Rick had mentioned Tangier; she wondered if he’d heard of Cerberus operations in these other places. She shrugged; no matter. A quick flick through them revealed that every folder contained a half-dozen sheets; they might prove useful in her ongoing war of attrition against Loup Malefice and his organisation.

            Cat diligently photographed each document from the folders, then replaced them as she’d found them, checking with the photo on her phone. She shut the safe door, twirled the combination wheel. Petra Grimalkin wouldn’t be aware that anyone had tampered with the contents of her safe.

            “I’ve got the full details,” she informed Rick.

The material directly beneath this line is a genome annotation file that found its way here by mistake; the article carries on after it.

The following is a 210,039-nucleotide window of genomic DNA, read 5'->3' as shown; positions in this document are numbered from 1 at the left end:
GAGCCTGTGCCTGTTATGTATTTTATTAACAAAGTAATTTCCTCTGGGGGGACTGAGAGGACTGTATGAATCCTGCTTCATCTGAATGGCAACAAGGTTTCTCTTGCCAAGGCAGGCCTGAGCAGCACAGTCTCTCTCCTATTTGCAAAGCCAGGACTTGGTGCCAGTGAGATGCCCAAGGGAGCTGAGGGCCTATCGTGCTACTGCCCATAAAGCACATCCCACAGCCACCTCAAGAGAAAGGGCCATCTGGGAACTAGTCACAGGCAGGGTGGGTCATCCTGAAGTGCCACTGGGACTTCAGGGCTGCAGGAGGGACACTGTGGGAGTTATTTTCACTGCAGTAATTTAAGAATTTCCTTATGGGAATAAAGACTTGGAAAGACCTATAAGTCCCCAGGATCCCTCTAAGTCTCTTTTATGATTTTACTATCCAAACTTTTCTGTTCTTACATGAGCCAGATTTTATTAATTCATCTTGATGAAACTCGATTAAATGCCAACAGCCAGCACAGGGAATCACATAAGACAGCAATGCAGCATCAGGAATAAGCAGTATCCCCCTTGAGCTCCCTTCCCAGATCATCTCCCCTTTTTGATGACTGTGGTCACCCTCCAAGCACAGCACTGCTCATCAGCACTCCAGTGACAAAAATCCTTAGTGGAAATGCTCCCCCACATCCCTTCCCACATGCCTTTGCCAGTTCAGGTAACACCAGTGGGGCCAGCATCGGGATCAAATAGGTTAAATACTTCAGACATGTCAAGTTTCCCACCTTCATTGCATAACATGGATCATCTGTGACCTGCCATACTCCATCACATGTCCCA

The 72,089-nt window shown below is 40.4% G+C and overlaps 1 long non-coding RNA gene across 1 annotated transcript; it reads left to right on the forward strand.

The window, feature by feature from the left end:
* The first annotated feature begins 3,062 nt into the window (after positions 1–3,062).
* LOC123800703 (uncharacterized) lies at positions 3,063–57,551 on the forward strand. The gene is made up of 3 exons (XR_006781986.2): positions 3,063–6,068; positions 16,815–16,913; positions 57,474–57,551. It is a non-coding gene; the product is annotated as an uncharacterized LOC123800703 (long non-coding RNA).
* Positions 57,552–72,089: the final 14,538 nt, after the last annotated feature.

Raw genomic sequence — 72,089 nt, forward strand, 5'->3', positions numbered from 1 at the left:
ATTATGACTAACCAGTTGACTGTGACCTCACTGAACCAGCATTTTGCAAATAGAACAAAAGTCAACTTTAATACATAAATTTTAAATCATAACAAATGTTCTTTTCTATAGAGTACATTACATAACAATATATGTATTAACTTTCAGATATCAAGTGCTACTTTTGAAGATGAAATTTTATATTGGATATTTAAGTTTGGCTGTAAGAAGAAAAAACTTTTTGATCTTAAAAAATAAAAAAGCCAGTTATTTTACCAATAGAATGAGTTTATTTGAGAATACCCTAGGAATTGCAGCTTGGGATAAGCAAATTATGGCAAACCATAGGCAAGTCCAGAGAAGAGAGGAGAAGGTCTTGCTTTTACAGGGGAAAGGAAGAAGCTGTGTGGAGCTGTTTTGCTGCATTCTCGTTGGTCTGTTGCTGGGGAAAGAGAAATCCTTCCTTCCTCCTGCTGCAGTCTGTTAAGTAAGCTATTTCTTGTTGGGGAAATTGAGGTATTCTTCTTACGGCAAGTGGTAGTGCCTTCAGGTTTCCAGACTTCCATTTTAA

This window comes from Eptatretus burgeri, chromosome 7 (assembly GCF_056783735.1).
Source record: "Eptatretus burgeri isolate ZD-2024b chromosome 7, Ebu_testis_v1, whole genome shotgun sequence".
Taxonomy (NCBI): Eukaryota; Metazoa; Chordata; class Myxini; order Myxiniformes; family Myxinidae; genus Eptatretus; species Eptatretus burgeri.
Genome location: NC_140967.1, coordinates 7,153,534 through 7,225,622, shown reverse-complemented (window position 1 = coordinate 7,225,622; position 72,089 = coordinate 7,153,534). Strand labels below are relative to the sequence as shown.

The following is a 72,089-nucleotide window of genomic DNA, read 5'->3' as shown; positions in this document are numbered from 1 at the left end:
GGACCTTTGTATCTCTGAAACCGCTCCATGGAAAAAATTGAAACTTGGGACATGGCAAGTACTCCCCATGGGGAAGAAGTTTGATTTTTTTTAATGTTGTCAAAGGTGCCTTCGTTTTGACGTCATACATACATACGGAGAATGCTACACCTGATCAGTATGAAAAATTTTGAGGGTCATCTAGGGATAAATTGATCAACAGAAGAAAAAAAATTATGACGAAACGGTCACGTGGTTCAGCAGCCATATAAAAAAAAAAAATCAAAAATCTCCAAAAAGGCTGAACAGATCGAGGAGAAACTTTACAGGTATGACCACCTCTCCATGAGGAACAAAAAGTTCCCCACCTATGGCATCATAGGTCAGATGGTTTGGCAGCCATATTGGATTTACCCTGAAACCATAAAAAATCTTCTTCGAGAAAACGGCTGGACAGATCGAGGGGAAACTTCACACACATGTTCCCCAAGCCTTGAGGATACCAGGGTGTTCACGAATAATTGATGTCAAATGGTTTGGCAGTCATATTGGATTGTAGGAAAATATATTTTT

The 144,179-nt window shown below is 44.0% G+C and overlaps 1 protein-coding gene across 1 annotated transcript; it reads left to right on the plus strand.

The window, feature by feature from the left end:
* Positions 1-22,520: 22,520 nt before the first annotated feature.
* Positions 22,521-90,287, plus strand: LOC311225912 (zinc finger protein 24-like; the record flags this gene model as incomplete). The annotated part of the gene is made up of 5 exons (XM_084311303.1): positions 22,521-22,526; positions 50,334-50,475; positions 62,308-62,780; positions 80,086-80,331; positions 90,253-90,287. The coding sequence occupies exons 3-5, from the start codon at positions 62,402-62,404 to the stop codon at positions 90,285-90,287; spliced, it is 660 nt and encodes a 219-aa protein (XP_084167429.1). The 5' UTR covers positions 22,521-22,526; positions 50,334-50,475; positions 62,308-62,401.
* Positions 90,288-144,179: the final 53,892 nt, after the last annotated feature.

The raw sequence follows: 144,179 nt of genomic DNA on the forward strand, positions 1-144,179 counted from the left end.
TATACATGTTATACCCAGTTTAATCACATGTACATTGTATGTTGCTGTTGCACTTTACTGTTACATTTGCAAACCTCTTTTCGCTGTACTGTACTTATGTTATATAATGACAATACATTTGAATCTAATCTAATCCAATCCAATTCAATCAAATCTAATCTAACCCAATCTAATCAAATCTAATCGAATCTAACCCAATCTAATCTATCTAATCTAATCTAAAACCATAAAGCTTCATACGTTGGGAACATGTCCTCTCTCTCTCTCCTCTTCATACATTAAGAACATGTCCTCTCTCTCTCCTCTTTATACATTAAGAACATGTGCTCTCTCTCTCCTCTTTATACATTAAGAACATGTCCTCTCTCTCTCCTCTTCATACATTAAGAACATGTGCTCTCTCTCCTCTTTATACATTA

“Good. Now, please get out.” She loved him for that, the measure of concern in his tone. Not strident, but firm.

            She returned to the bundle of clothing and her shoes on the polythene sheet. They were still wet, understandably, and a small puddle surrounded them. She dabbed the towel in the puddle, absorbing most of the rainwater, glanced around and spotted the ice bucket and bundled her jeans, T-shirt and towel in there, then carried it to the bathroom. She’d squeeze the surplus water into the bidet. The clothing would be marginally easier to put on then.

            She passed the two suitcases at the bedroom doorway, glanced in.

            The bedding was in disarray. She stopped, puzzled. Perfume bottles lay scattered over the top of the dressing table, a few of them broken. The smell was pungent, even from here.

            Maybe Petra and Zabala had argued.

            She stepped into the bathroom and instantly dropped the ice bucket. Luckily, it missed her toes by inches; it emitted a ringing sound as it rolled over the tiles.